@giuliolunati requested a counting-down version of REPEAT, originally suggesting REPEAT/BACK. I said that didn’t seem particularly clear to me, and suggested COUNT-DOWN instead:
>> count-down i 3 [print i] 3 2 1
I might have suggested calling it COUNTDOWN un-hyphenated…except it seems it would go nicely with an upward counting version…and COUNTUP doesn’t look right… it needs the hyphen:
>> count-up i 3 [print i] 1 2 3
This touches upon an old gripe of mine, which is that I felt like there was nothing about the name REPEAT which suggested it would be modifying a variable. The idea that LOOP would be arity 2, and REPEAT would be arity 3, made no intuitive sense to me–I thought if anything, REPEAT should be the one that did things N times with no parameterization:
>> repeat 3 [print "no parameter, just repeat"] no parameter, just repeat no parameter, just repeat no parameter, just repeat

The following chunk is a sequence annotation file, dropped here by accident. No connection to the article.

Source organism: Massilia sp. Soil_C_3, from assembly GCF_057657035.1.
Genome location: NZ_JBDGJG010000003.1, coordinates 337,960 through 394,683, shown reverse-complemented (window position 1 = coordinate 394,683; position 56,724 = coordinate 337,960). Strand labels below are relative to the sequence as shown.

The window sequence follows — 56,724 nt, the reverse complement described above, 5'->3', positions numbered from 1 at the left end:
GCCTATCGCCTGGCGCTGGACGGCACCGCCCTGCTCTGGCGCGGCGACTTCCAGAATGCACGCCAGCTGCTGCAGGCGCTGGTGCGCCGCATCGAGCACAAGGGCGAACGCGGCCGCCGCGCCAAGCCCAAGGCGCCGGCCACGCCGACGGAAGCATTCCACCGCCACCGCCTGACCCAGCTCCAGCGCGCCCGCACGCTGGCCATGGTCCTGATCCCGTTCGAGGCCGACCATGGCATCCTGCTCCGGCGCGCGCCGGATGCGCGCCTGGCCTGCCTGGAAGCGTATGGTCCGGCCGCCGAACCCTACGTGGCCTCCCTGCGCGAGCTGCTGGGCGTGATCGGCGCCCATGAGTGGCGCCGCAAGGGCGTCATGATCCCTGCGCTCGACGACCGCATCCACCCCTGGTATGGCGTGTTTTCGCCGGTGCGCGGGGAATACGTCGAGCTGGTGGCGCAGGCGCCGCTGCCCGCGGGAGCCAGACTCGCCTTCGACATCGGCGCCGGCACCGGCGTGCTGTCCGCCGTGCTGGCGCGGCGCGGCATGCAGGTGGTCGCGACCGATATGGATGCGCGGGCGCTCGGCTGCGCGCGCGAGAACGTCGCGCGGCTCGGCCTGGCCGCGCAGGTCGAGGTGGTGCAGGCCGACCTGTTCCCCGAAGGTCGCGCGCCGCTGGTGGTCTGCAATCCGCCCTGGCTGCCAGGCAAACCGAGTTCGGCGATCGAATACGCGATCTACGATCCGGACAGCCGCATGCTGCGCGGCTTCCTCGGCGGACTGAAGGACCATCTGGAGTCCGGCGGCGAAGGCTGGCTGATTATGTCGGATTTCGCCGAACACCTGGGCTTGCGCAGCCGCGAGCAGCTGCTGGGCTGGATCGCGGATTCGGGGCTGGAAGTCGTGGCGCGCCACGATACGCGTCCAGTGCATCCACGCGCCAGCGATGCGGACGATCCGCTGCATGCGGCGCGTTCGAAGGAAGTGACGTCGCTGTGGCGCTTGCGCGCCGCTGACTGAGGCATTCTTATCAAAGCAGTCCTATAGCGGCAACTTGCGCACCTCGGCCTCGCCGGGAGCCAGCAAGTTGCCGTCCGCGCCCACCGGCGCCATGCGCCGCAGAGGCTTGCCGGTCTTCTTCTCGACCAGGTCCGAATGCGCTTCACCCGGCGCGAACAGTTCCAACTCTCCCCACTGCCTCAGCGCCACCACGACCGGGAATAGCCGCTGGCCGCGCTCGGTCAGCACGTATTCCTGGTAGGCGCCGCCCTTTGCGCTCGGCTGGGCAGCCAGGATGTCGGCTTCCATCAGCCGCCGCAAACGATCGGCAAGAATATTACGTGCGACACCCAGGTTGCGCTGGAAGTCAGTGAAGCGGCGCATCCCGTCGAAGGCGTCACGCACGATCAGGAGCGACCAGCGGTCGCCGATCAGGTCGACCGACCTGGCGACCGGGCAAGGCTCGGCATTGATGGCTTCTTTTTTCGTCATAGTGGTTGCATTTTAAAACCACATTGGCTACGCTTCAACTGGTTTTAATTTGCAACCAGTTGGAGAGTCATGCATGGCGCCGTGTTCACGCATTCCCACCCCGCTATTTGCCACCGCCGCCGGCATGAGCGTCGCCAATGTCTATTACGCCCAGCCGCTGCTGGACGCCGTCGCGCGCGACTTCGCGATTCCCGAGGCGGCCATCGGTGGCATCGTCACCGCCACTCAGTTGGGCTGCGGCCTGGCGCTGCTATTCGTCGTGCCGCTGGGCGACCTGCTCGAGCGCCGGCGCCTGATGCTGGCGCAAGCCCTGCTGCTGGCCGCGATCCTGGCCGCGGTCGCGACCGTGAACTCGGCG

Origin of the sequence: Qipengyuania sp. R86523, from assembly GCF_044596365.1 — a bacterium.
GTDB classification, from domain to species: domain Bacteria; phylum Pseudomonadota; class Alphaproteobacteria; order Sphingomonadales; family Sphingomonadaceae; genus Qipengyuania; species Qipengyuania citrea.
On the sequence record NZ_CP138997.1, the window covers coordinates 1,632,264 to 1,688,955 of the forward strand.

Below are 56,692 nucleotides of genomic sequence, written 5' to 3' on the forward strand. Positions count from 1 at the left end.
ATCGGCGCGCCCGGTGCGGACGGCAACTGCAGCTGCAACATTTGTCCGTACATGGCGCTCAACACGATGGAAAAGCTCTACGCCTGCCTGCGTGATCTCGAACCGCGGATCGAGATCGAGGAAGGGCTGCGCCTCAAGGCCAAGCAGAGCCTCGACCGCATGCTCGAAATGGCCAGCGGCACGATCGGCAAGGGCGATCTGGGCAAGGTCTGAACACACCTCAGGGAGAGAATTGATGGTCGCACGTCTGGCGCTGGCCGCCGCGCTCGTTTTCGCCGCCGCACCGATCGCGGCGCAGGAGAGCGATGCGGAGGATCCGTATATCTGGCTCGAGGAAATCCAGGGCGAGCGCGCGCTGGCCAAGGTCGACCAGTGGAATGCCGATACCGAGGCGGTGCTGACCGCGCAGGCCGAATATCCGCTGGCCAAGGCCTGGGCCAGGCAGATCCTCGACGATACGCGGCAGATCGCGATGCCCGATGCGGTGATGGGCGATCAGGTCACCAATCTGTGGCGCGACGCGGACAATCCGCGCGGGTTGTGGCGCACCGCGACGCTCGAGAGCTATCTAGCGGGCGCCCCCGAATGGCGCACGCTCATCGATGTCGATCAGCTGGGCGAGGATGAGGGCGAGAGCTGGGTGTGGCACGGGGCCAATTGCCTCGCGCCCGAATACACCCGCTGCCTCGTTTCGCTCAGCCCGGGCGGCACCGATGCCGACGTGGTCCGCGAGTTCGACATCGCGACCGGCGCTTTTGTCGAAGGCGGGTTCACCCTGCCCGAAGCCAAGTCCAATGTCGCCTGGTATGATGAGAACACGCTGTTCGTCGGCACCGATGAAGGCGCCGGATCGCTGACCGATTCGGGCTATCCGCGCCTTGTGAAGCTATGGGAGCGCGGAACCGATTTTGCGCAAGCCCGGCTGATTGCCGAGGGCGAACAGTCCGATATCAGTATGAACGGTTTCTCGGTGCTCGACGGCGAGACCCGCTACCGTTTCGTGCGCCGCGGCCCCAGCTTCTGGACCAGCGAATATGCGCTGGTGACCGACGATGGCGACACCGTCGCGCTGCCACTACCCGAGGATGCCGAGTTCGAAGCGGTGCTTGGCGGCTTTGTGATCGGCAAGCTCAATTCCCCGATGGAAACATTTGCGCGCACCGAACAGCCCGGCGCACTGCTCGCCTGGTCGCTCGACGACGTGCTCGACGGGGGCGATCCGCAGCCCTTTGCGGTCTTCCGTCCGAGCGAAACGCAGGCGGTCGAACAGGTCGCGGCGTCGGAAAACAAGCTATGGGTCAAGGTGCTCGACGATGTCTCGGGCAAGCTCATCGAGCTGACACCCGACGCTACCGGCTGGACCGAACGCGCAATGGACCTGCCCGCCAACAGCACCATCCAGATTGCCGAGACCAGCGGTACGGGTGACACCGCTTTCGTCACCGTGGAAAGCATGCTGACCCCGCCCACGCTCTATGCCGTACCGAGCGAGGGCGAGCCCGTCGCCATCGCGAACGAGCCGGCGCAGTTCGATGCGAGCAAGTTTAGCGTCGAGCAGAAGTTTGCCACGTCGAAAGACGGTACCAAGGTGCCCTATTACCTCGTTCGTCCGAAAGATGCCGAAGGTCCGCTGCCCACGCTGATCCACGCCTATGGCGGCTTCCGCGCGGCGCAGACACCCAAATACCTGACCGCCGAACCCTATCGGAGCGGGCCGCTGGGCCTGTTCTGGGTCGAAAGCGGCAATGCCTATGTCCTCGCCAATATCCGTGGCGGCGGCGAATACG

Years ago I’d made that suggestion because I wanted to repurpose the word LOOP. The concept was that LOOP could become to iteration what PARSE is to parsing. It was pointed out to me by @JacobGood1 that LOOP is what LISP uses for their “looping dialect”.
It seems to me that with COUNT-UP and COUNT-DOWN, we have a pretty strong justification for why it has a parameter to update as it counts. Because if it didn’t have a parameter, there’d be no difference between counting up and counting down.
Hyphenation is always kind of a bummer, but for what it’s worth there were only 4 or 5 instances of REPEAT in the Ren-C codebase…between Mezzanines and make scripts and everything else. It may not be the biggest deal in the world. I think retaking the shortest word LOOP for higher purposes is pretty important by comparison.